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Music

Mazzy Star co-founder David Roback, leader of L.A.'s ‘Paisley Underground,’ dies at 61

David Roback and Hope Sandoval of Mazzy Star
David Roback founded the band Mazzy Star with Hope Sandoval in 1989.
(Guri Dah)

The reclusive musician David Roback, whose haunting guitar tones as founder of Los Angeles bands including Mazzy Star, Opal and the Rain Parade helped define the sound of the city’s 1980s and ’90s rock underground, died Monday at age 61. Along with Mazzy Star singer Hope Sandoval, Roback earned international attention for hits including “Fade Into You,” “Blue Flower” and “Into Dust.”

Roback’s death was confirmed by his publicist. No cause of death was given.

Were it up to him, Roback likely would have preferred this obituary ended there. Stubbornly press-shy, he was philosophically opposed to pop music’s cult of personality, and didn’t care to reveal much about himself at all.

“So much about music is overdetermined by television and what people write and say about it,” Roback told The Times in 1993, just as Mazzy Star’s breakthrough album “So Tonight That I Might See” was coming out.

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“You have to leave something to people’s imagination, so they feel they can participate. Music is music. We don’t want to be part of that over-determination. We feel you should be able to shut your eyes and listen to it.”

The millions of listeners who took heed were mesmerized. Recorded as if in an abandoned cathedral, Roback’s production on Mazzy Star songs tapped influences including the more meditative side of the Doors, the twelve-string jangle of the Byrds and the “Rubber Soul”-era Beatles. But dreamier, as if Roback’s cathedral were draped in lace. One reviewer in The Times described their music as “velvet blues.”

Like many guitarists coming up in the late 1970s and early ’80s, Roback found inspiration in the L.A. post-punk scene, to a degree. “I felt like a punk,” he told The Times in 1990, “but when I picked up the guitar and started playing it, the music didn’t come out sounding punk. It was something else.”

Roback manifested that “something else” in 1983 as a member, with brother Steven, guitarist-vocalist Matt Piucci and others, of the Rain Parade. Armed with Rickenbacker guitars, the band had no time for punk’s hard and fast rules. Songs from its debut album weren’t urgent cries but slow-moving psychedelic mantras.

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Along with bands including the Bangles, the Dream Syndicate and the Three O’Clock, the Rain Parade were often mentioned as part of the scene that became known as the Paisley Underground. But by then Roback had left the band, moved to Berkeley and devoted himself to composition.

Despite his desire to let his music define him, the period that followed shaped Roback to the public as some sort of musical mystic. Teaming up with former Dream Syndicate bassist Kendra Smith and drummer Keith Mitchell under the moniker Clay Allison, Roback released a four-song EP called “Fell From the Sun.” The symbol on the record’s cover, a mysterious circular design with menacing barbed spokes, hinted that the music within might be ritualistic. The songs within were heavy but slow, like T. Rex on Xanax.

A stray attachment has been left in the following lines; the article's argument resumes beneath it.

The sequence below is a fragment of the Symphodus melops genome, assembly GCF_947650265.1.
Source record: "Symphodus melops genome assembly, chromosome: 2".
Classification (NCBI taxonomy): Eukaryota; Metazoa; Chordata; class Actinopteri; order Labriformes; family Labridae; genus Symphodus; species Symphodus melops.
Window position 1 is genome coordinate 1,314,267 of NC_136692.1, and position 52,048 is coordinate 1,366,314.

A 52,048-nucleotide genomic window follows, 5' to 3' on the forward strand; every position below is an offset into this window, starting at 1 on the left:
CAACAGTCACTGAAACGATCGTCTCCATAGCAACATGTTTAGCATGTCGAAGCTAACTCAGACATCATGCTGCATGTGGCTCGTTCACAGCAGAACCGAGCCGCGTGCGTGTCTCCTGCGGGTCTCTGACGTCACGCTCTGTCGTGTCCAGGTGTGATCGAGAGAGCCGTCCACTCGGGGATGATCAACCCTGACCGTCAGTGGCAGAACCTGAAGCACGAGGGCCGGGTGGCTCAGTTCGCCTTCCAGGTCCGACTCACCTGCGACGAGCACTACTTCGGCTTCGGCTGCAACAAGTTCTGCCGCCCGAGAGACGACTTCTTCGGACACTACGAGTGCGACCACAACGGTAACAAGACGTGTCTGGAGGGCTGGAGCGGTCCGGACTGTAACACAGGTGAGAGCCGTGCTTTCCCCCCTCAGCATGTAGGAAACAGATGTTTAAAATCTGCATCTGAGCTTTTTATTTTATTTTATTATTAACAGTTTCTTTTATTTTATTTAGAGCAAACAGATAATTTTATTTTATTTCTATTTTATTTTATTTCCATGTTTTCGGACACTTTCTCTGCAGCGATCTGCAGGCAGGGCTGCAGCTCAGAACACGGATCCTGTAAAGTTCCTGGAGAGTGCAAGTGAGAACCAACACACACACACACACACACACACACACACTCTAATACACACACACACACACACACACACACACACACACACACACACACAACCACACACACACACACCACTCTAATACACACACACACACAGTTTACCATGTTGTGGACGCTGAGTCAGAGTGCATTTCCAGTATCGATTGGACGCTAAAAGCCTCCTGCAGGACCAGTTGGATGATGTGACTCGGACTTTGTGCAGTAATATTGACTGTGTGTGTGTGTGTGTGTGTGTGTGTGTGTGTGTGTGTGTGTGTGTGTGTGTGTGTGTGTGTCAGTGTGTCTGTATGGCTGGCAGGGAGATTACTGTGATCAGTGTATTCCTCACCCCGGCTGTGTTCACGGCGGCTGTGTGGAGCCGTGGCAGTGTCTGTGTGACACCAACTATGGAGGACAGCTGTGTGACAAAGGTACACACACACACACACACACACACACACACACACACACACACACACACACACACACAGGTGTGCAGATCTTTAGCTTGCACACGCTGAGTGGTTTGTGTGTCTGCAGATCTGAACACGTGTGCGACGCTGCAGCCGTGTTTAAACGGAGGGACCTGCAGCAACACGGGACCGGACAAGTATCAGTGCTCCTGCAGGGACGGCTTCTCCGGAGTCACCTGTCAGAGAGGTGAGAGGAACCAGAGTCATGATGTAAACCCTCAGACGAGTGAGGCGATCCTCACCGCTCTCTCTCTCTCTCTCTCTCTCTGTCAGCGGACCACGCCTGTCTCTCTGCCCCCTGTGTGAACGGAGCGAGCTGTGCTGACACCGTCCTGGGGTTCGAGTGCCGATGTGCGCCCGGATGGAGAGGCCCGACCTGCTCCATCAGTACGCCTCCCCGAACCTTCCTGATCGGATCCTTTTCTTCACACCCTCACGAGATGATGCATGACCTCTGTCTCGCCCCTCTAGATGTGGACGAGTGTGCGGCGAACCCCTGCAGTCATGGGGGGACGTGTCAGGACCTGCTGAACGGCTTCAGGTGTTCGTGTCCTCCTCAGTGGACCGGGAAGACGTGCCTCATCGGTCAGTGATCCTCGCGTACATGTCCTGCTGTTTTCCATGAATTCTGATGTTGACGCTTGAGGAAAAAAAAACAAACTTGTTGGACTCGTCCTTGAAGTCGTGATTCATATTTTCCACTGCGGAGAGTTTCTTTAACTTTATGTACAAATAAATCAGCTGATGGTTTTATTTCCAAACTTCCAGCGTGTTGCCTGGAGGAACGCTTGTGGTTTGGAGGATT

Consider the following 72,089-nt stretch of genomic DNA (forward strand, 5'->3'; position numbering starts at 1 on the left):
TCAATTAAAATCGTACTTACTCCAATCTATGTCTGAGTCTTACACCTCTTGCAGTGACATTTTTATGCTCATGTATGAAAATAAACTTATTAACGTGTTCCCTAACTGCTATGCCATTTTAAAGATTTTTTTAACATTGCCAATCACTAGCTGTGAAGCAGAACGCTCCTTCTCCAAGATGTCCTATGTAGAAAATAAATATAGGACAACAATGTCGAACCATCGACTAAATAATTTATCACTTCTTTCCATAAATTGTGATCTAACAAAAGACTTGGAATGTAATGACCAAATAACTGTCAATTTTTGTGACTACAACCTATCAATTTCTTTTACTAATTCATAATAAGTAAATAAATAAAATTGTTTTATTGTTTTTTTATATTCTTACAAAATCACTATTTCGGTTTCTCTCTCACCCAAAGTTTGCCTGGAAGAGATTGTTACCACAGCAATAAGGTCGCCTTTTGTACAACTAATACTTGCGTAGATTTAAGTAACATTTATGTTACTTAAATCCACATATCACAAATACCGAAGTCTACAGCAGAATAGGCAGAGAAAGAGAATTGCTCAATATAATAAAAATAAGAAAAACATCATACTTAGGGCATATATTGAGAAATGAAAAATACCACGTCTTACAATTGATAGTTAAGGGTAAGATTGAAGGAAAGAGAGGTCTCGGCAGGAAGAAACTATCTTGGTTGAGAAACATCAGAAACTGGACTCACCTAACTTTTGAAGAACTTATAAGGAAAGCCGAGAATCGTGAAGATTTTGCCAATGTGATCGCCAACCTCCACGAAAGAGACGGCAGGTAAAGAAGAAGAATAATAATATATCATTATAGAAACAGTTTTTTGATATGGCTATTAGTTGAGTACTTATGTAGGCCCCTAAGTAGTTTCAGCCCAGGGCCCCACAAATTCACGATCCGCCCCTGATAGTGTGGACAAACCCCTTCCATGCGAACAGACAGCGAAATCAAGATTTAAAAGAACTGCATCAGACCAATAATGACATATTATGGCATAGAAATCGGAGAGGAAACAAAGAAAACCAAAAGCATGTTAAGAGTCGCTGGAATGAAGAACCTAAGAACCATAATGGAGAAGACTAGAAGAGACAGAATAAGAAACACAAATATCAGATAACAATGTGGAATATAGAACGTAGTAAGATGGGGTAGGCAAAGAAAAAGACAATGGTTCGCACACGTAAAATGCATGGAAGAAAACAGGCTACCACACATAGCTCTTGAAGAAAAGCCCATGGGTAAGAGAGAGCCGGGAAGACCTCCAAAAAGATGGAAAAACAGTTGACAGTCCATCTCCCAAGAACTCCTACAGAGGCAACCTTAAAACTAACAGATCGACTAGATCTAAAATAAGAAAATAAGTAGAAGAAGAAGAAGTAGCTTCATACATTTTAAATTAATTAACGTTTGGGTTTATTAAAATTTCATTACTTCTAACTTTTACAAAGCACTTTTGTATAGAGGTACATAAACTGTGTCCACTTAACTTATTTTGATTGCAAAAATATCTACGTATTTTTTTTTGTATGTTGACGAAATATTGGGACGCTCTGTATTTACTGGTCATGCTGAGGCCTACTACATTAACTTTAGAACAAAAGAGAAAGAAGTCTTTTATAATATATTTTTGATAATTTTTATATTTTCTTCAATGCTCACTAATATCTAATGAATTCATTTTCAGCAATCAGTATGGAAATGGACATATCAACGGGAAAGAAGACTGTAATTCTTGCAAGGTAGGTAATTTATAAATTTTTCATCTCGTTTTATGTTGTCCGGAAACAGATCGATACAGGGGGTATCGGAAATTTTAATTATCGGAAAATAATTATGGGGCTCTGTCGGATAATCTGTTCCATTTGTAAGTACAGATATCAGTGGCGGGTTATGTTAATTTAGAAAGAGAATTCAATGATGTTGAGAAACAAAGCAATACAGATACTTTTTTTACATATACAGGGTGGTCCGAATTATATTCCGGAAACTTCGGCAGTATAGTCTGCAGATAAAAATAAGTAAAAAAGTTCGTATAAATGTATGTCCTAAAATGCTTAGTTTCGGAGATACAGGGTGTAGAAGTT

Roback also produced and curated the 1984 communal album “Rainy Day,” which featured members of the Rain Parade, the Bangles, the Dream Syndicate and the Three O’Clock performing covers of songs by the Velvet Underground, Jimi Hendrix, Neil Young, Big Star, the Beach Boys and others.

Roback formed Opal with Smith and Mitchell in the mid-1980s and issued its only album, “Happy Nightmare Baby,” in 1987. Released on the then-high-flying indie label SST, the album earned praise, but was a stark contrast with more aggressive label mates Sonic Youth, Dinosaur Jr. and the Meat Puppets.

Smith left Opal during its first national tour. Her replacement was Sandoval, and she proved the perfect muse for Roback’s productions. Renaming themselves Mazzy Star, they released their debut album, “She Hangs Brightly,” in 1990. Recorded for respected British indie Rough Trade, it was warmly received — The Times’ Robert Hilburn called it “a blend of urban anxiety and country-accented canyon innocence” — and earned Roback and Sandoval a label deal with Capitol Records.

Two years in the making, “So Tonight That I Might See” was released in 1993. With the rest of the rock world consumed with Nirvana, Pearl Jam and Green Day, the album was hardly a safe bet. Instead of grunge rage, Mazzy Star was offering graceful, melancholy songs of love and loss. But it found an audience among gothic romancers who enjoyed a touch of darkness with their beauty. The album’s hit, “Fade Into You,” earned the band its biggest hit, peaking at No. 44 on the Billboard Hot 100.

After releasing “Among My Swan” in 1997, Mazzy Star went on hiatus. Roback moved to Norway, appearing on records only occasionally. He played on British folk singer Beth Orton’s album “Central Reservation” and guitarist Bert Jansch’s “The Black Swan.”

In 2012, Roback and Sandoval reconvened at the Coachella Valley Music and Arts Festival, where they performed their reserved ballads to a rapt crowd. The band released its final album, “Seasons in Your Day,” the following year. Though it hardly drew the attention or acclaim equal to “Fade Into You,” Roback never focused on the applause.

“I didn’t feel the acceptance or the attention was important to me,” he told The Times in 1990. “I wanted to make music that I felt and if people liked it, fine, otherwise the music would be enough reward.”


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